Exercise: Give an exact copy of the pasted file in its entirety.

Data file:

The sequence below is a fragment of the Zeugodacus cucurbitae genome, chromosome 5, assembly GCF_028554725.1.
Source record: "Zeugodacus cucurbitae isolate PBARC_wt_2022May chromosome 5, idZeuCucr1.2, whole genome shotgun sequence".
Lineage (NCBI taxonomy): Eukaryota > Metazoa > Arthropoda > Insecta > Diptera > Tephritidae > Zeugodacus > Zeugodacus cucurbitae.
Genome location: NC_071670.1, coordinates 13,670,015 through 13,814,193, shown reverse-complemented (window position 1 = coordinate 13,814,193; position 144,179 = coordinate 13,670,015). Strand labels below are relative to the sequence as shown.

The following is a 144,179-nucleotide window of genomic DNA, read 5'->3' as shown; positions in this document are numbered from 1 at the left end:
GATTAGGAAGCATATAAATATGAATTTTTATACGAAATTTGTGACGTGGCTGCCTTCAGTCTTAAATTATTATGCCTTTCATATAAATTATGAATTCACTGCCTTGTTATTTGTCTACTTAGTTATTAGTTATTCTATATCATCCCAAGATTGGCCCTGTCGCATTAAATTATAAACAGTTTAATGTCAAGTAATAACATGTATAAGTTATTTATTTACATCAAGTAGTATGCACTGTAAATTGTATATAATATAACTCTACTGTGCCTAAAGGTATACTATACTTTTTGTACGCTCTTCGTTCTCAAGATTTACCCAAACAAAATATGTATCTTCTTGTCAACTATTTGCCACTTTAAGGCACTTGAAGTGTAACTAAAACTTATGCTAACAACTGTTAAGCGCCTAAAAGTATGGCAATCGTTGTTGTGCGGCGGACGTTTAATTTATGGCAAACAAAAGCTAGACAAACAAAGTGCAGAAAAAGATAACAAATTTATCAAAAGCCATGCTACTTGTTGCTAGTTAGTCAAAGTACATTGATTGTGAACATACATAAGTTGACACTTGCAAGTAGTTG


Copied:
The sequence below is a fragment of the Zeugodacus cucurbitae genome, chromosome 5, assembly GCF_028554725.1.
Source record: "Zeugodacus cucurbitae isolate PBARC_wt_2022May chromosome 5, idZeuCucr1.2, whole genome shotgun sequence".
Lineage (NCBI taxonomy): Eukaryota > Metazoa > Arthropoda > Insecta > Diptera > Tephritidae > Zeugodacus > Zeugodacus cucurbitae.
Genome location: NC_071670.1, coordinates 13,670,015 through 13,814,193, shown reverse-complemented (window position 1 = coordinate 13,814,193; position 144,179 = coordinate 13,670,015). Strand labels below are relative to the sequence as shown.

The following is a 144,179-nucleotide window of genomic DNA, read 5'->3' as shown; positions in this document are numbered from 1 at the left end:
GATTAGGAAGCATATAAATATGAATTTTTATACGAAATTTGTGACGTGGCTGCCTTCAGTCTTAAATTATTATGCCTTTCATATAAATTATGAATTCACTGCCTTGTTATTTGTCTACTTAGTTATTAGTTATTCTATATCATCCCAAGATTGGCCCTGTCGCATTAAATTATAAACAGTTTAATGTCAAGTAATAACATGTATAAGTTATTTATTTACATCAAGTAGTATGCACTGTAAATTGTATATAATATAACTCTACTGTGCCTAAAGGTATACTATACTTTTTGTACGCTCTTCGTTCTCAAGATTTACCCAAACAAAATATGTATCTTCTTGTCAACTATTTGCCACTTTAAGGCACTTGAAGTGTAACTAAAACTTATGCTAACAACTGTTAAGCGCCTAAAAGTATGGCAATCGTTGTTGTGCGGCGGACGTTTAATTTATGGCAAACAAAAGCTAGACAAACAAAGTGCAGAAAAAGATAACAAATTTATCAAAAGCCATGCTACTTGTTGCTAGTTAGTCAAAGTACATTGATTGTGAACATACATAAGTTGACACTTGCAAGTAGTTG